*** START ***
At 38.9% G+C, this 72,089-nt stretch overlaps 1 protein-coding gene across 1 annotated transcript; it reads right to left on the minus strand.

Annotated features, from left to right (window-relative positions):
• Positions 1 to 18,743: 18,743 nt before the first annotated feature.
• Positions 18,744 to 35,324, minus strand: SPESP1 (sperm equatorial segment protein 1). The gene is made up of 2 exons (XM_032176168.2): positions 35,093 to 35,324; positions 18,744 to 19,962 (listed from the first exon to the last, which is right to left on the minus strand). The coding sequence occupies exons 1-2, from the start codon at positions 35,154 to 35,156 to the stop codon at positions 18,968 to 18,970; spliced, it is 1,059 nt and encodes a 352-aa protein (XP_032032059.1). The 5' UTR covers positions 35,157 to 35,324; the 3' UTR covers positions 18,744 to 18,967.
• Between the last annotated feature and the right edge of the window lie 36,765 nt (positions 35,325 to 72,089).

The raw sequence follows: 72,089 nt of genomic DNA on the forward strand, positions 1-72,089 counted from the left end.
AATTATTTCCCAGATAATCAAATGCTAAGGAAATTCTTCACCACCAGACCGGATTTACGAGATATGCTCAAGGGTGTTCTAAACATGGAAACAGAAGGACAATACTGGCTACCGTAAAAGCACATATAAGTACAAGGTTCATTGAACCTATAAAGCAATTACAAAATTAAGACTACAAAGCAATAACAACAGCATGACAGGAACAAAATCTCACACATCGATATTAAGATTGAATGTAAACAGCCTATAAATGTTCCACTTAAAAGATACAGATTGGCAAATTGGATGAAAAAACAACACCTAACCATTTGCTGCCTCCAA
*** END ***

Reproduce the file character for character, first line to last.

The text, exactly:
At 38.9% G+C, this 72,089-nt stretch overlaps 1 protein-coding gene across 1 annotated transcript; it reads right to left on the minus strand.

Annotated features, from left to right (window-relative positions):
• Positions 1 to 18,743: 18,743 nt before the first annotated feature.
• Positions 18,744 to 35,324, minus strand: SPESP1 (sperm equatorial segment protein 1). The gene is made up of 2 exons (XM_032176168.2): positions 35,093 to 35,324; positions 18,744 to 19,962 (listed from the first exon to the last, which is right to left on the minus strand). The coding sequence occupies exons 1-2, from the start codon at positions 35,154 to 35,156 to the stop codon at positions 18,968 to 18,970; spliced, it is 1,059 nt and encodes a 352-aa protein (XP_032032059.1). The 5' UTR covers positions 35,157 to 35,324; the 3' UTR covers positions 18,744 to 18,967.
• Between the last annotated feature and the right edge of the window lie 36,765 nt (positions 35,325 to 72,089).

The raw sequence follows: 72,089 nt of genomic DNA on the forward strand, positions 1-72,089 counted from the left end.
AATTATTTCCCAGATAATCAAATGCTAAGGAAATTCTTCACCACCAGACCGGATTTACGAGATATGCTCAAGGGTGTTCTAAACATGGAAACAGAAGGACAATACTGGCTACCGTAAAAGCACATATAAGTACAAGGTTCATTGAACCTATAAAGCAATTACAAAATTAAGACTACAAAGCAATAACAACAGCATGACAGGAACAAAATCTCACACATCGATATTAAGATTGAATGTAAACAGCCTATAAATGTTCCACTTAAAAGATACAGATTGGCAAATTGGATGAAAAAACAACACCTAACCATTTGCTGCCTCCAA